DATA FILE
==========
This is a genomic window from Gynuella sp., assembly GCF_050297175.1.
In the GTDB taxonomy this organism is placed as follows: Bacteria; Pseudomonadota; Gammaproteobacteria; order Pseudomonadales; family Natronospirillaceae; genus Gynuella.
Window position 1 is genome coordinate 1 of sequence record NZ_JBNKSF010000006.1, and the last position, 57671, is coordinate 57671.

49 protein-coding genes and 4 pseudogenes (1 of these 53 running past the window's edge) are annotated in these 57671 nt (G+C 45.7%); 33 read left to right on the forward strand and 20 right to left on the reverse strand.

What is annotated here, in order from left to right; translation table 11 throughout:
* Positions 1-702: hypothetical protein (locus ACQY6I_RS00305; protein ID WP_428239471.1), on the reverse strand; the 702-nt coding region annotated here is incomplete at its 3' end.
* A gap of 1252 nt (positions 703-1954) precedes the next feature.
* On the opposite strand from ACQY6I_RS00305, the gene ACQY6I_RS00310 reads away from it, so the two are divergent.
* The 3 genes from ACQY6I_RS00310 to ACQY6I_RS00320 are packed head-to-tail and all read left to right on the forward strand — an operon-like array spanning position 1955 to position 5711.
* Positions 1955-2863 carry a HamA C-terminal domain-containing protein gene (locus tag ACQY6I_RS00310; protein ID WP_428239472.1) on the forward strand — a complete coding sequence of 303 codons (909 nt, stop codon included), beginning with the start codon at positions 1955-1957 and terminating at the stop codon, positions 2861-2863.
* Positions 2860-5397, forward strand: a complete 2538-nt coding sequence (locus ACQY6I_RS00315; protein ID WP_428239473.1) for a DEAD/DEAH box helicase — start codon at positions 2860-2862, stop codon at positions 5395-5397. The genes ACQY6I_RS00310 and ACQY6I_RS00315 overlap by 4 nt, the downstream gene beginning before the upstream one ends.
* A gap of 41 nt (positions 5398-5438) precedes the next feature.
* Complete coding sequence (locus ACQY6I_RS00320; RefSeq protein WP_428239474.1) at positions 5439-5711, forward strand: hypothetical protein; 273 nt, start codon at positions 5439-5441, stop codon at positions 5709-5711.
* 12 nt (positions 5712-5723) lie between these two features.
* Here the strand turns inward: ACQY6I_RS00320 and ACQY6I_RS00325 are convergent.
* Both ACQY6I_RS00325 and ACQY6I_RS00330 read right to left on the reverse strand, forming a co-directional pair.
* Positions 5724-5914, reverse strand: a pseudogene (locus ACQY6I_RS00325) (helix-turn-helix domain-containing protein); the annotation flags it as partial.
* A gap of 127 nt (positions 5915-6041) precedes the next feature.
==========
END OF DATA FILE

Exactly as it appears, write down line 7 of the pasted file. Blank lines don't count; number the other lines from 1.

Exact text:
* A gap of 1252 nt (positions 703-1954) precedes the next feature.